YELM, Wash. -- Jason Ley’s name was recently added to a growing list of people killed by drunken or drugged drivers in Washington State.
His mother, Catherine Ley, received an early morning visit at her Yelm-area home last October from a police officer and a chaplain. They told her Jason was killed in an accident on Interstate 5 near Lakewood.
“You know what’s really ironic is that he didn’t drink. He never drank. It just seems so unfair that that would happen to somebody who doesn’t drink,” Ley said of her deceased son.
A KING 5 Investigation finds that Jason Ley’s case is part of a rise in the number of DUI-related deaths on Washington roadways -- an increase that came as law enforcement scaled back drunk-driving crackdowns.
“I find it appalling,” Ley told KING 5.
Last October 21, Ley's son, a 46-year-old computer and data expert who worked for ADP, was involved in a fender bender in a construction zone.
While Jason Ley was exchanging information with other motorists, a suspected drunk driver roared through the orange barrels marking the construction site and slammed into the damaged cars.
As a traffic backup formed behind the fatality accident, a second crash occurred. Troopers arrested a second DUI suspect, whose BAC registered more than twice the legal limit.
“You figure, within a mile, two DUIs,” said Catherine Ley. “To me, that would mean that this is so much bigger than we all think.”
Statistics bear that out.
Since 2011, DUI fatalities in Washington rose each year to a reach a six-year-high in 2015, according to data from the Washington Traffic Safety Commission.
In 2015, 258 deaths were attributed to crashes caused by drunken or drugged drivers (2016 statistics aren’t final yet). During that same period, arrests of DUI suspects fell by one-third.
In 2015, 23,485 DUI suspects were arrested, according to data reported by the Washington Association of Police Chiefs and Sheriffs. That may seem like a lot, but it's 10,771 DUI arrests fewer than were reported in 2011.
The Washington State Patrol is responsible for about half of the DUI arrests statewide each year. A spokesperson acknowledged that DUI arrests are going down, even though there is no sign that there are fewer intoxicated drivers on the road.
And the State Patrol is clearly alarmed by the rising fatality numbers.
“We’ve really been working hard with other state agencies to try to drive these numbers down. To see them go up, we’re going in the wrong direction,” said WSP’s Kyle Moore.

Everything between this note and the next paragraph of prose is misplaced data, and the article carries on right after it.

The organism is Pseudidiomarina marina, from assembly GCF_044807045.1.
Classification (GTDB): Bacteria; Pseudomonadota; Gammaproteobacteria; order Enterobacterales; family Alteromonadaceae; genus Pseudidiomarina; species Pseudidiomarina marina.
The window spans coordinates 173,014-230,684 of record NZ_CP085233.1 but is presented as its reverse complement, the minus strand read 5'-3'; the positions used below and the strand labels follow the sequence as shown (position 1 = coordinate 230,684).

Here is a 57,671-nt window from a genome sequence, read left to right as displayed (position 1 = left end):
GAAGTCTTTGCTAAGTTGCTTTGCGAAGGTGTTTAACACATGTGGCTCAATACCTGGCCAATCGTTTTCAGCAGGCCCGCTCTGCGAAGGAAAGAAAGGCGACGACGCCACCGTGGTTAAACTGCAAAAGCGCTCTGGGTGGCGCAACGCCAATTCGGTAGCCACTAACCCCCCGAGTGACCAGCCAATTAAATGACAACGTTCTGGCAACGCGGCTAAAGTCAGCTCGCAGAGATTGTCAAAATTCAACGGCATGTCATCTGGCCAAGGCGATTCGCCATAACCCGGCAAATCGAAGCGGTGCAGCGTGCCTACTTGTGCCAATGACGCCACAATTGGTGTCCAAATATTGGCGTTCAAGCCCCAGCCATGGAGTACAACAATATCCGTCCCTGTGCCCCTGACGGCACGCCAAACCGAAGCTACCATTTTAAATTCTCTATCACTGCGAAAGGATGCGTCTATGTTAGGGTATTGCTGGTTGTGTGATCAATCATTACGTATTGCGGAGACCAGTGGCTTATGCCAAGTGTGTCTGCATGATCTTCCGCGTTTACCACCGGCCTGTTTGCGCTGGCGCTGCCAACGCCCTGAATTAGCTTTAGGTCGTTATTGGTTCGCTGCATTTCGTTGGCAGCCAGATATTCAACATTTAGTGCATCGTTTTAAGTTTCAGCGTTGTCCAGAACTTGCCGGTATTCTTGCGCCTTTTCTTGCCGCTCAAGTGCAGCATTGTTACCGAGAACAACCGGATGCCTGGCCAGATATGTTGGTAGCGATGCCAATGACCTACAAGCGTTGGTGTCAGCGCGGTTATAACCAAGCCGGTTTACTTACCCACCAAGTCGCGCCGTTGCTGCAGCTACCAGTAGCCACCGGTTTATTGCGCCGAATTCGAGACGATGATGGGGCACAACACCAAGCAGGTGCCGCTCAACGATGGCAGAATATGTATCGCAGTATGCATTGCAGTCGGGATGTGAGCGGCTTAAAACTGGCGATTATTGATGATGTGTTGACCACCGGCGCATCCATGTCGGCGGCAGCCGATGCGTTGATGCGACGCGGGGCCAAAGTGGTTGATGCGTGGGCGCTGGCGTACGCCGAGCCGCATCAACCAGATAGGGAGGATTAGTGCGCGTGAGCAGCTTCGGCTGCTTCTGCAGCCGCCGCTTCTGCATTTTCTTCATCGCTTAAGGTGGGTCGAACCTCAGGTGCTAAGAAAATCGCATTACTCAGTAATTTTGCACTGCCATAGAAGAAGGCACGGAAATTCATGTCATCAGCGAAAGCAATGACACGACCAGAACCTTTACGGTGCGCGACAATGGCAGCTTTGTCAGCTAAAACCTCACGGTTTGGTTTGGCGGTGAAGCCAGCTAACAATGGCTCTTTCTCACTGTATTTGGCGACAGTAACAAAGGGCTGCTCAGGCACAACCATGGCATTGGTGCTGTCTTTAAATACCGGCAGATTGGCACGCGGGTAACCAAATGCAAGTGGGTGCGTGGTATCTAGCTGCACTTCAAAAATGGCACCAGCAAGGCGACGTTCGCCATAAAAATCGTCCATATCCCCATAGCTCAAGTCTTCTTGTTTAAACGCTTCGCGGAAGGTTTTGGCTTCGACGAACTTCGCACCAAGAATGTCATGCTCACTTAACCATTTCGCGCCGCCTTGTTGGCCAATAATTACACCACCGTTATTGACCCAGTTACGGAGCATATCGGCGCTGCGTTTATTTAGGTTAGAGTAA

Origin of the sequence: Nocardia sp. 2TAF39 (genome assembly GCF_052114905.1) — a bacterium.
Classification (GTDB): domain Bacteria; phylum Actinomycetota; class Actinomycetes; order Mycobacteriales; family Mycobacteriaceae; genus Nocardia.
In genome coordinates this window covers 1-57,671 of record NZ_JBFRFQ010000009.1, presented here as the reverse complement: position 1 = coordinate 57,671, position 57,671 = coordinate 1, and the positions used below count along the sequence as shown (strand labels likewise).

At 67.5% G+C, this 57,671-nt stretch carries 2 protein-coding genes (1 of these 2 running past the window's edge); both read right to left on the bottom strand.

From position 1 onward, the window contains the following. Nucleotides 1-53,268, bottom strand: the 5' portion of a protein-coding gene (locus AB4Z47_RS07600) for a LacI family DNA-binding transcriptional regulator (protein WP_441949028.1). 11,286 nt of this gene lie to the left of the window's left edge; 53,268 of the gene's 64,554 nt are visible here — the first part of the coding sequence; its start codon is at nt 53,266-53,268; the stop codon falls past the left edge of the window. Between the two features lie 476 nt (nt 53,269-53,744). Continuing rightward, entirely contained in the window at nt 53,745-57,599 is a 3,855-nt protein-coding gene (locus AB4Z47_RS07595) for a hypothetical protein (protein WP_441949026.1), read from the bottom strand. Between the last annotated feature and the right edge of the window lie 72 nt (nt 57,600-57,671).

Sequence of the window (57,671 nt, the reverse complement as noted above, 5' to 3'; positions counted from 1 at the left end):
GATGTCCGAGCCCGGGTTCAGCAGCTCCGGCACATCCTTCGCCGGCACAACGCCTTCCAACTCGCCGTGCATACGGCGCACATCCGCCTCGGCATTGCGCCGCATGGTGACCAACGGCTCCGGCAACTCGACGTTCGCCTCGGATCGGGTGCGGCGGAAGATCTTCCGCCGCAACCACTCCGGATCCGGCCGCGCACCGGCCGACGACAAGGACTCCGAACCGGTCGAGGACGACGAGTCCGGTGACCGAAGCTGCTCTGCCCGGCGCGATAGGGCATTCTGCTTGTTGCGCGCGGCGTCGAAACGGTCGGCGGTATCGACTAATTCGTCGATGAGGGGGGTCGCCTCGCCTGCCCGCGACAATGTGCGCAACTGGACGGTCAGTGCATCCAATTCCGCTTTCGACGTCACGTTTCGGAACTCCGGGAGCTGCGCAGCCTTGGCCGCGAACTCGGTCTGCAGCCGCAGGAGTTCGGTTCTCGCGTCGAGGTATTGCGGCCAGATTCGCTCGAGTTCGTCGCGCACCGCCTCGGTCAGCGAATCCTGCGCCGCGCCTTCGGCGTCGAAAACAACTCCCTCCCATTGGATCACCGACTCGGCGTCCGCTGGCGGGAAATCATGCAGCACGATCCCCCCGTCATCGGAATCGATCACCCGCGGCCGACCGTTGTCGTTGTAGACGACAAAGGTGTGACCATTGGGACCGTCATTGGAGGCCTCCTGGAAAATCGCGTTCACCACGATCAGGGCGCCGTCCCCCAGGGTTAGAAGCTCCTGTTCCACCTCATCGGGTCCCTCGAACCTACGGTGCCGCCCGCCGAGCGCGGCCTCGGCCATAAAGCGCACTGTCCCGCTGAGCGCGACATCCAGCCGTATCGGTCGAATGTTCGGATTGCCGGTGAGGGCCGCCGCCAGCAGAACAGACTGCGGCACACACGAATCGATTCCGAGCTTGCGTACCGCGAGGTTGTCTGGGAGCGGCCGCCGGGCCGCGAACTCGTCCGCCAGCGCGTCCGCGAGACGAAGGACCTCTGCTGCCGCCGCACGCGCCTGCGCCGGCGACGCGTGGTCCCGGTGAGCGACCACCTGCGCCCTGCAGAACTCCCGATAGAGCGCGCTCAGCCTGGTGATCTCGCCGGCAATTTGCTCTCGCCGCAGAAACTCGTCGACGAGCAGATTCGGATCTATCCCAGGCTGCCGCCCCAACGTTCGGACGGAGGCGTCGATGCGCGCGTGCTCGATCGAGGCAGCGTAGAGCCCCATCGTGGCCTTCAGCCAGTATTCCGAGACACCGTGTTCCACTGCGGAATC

Moore says there are several reasons for the declining number of arrests. One is the fact that processing DUIs now takes a trooper longer than one or two hours per arrest.
“It’s taking longer to process these DUIs, which means troopers are off the roadway for up to five hours and can’t go out there again and grab the next driver,” said Moore.
Moore says court rulings and changes in DUI procedures have added to the process. For example, courts required the use of blood tests, which necessitate a warrant approved by a judge – as well as a visit to the closest hospital.
“It used to be we’d just do a breathalyzer. Now we’re required for the most part to do blood draws, which is a lengthier amount of time,” Moore said.
He says another serious problem is the shortage of Washington State Patrol troopers. He says the force is down 15 to 20 percent from full-strength. That means fewer eyes hunting for intoxicated drivers.
“It’s scary to know that there’s probably more drunk drivers on the roads now than there have been in the past,” said Mischelle Davis, chairwoman of the advisory board for Washington Mothers Against Drunk Driving.
Davis says she’s heard stories from officers in local police agencies who admit that they try to avoid DUI arrests because there isn’t enough time in a busy shift to work them.
“Very often they’re being a little more lenient than they would have been in the past,” Davis said. “Instead they’re doing something like impounding somebody’s vehicle and sending them home in a cab as opposed to processing it as a DUI.”
That didn’t happen with the JBLM soldier who hit and killed Jason Ley. Troopers say Dillion Nash’s BAC registered at 13, well over the legal limit. He’s been charged with vehicular homicide and is awaiting trial in Pierce County Superior Court.
Catherine Ley says the death of her loving son, who was a national board game champion, will reverberate through the lives of his siblings and nieces and nephews.
"I just know the hurt that (Nash) caused my family will be hard to forget," she said. “It doesn’t just affect me. It affects generations of my family.”
Follow Chris Ingalls on Twitter @CJIngalls.
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